We can expect ships to become greener and ports to turn into data and low/no-carbon energy hubs.

Sustainable aviation

In the Pressroom of the IATA website, we can find the statement on the outcome of COP28. ”The airline industry is committed to achieve net zero carbon emissions by 2050. To do that we know that we need to transition from fossil fuels to sustainable aviation fuel. It’s encouraging that governments have formally recognized the same necessity. To move forward we need SAF production to rapidly increase to meet demand that is already there. That means governments must deliver policies to support SAF production. And fuel producers must heed the clear call from governments in the COP 28 declaration for them to prioritize investments in renewable fuels,” said Willie Walsh, IATA’s Director General. IATA expects over 60% of the carbon abatement needed to reach net zero emissions by 2050 to be achieved through SAF.

The statement by the International Civil Aviation Organisation (ICAO) starts with a highlight. ”Just last week, here in this dream city of Dubai, ICAO and its Member States took a landmark decision to facilitate the global scale up in the development, production and deployment of aviation cleaner energies, by adopting the ICAO Global Framework for Sustainable Aviation Fuels (SAF), Lower Carbon Aviation Fuels (LCAF) and other Aviation Cleaner Energies, at its third Conference on Aviation and Alternative Fuels (CAAF/3).” The implementation of CORSIA (Carbon Offsetting and Reduction Scheme for International Aviation) is on track, with 126 States voluntarily participating in the scheme from its first phase which starts in , 2024, with almost 100% coverage of CO2 emissions reported annually by States, through the CORSIA MRV (monitoring, reporting, and verification) system.

This shows that aviation has taken measures and is confident to contribute their share to the decarbonisation of the economy and particularly the supply chain and the transport sector.

Concluding remarks – a step change in climate action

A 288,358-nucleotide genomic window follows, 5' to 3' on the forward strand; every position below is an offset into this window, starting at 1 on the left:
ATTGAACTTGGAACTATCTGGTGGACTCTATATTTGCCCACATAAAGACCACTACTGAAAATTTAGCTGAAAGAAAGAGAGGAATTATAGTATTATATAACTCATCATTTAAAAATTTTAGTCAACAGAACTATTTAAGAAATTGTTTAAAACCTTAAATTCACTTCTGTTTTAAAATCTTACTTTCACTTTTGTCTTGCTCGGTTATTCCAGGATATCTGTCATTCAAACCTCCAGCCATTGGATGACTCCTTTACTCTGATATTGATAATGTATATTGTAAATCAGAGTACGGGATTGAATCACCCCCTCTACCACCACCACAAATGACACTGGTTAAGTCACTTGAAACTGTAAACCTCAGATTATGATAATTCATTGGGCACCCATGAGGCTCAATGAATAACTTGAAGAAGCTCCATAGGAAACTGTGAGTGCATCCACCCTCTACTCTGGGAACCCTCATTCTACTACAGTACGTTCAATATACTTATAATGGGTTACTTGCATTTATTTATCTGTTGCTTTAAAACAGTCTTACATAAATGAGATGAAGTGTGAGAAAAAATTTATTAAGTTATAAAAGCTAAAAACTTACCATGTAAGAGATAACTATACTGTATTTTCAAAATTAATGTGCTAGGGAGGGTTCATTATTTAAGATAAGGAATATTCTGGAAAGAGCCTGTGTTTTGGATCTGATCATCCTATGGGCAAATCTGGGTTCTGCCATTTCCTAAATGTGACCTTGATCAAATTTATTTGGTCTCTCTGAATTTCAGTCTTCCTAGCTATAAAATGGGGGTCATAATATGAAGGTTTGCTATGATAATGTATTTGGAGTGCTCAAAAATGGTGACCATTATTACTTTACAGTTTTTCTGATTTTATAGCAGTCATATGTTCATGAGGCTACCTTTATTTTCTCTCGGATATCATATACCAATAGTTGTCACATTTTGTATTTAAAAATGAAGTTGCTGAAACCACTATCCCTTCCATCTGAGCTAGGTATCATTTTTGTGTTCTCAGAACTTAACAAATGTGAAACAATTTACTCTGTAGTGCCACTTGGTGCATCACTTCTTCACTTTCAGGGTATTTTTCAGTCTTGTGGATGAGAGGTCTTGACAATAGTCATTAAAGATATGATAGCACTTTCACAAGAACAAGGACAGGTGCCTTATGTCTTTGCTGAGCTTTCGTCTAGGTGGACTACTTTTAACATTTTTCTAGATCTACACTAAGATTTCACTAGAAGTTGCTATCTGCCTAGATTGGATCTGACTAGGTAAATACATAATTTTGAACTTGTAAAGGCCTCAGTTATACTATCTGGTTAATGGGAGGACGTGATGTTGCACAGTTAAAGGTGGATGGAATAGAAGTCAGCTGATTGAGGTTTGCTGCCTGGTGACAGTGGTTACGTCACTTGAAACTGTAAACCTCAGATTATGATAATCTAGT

The First Movers Coalition (FMC) about which we have reported previously as it contains a transport dimension also gained new members. COP28 has once more demonstrated that it can truly mobilize collaboration to drive progress and respond to the grand challenges of climate change. Most importantly, countries did include language on fossil fuels for the first time. The language is not limited to unabated fossil fuels but covers fossil fuels in general. A post-fossil fuel era has become a possibility. Some expected a commitment to a clear exit from fossil fuels, but we believe this is a step into a good direction. We should now be all aware that without replacing fossil fuels, we do not preserve the slightest chance to stay on a 1.5°C pathway, which was also referenced in the final agreement and should be our driver to do better at COP29.

The language on “Tripling renewable energy capacity globally and doubling the global average annual rate of energy efficiency improvements by 2030” will drive the uptake of zero emission vehicles and fuel. In hindsight, COP28 may be seen as a step change event in global supply chain and logistics decarbonisation and decision-makers in the industry should prepare for this future because we expect the development to continuously gain speed.

About the Authors

Wolfgang Lehmacher

Wolfgang Lehmacher is partner at Anchor Group and advisor at Topan AG. The former director at the World Economic Forum, and CEO Emeritus of GeoPost Intercontinental, is an advisory board member of The Logistics and Supply Chain Management Society, ambassador F&L, advisor GlobalSF, and member of the think tanks Logistikweisen and NEXST. He is co-author of the Practical Playbook for Maritime Decarbonisation and co-editor of the book Maritime Decarbonisation.

Mikael Lind

Mikael Lind is the world’s first (Adjunct) Professor of Maritime Informatics engaged at Chalmers, and Research Institutes of Sweden (RISE). He is an expert contributor at World Economic Forum, Europe’s Digital Transport Logistic Forum (DTLF), and UN/CEFACT. He is co-editor of the first two books on maritime informatics and is co-author of Practical Playbook for Maritime Decarbonisation and co-editor of the book Maritime Decarbonisation.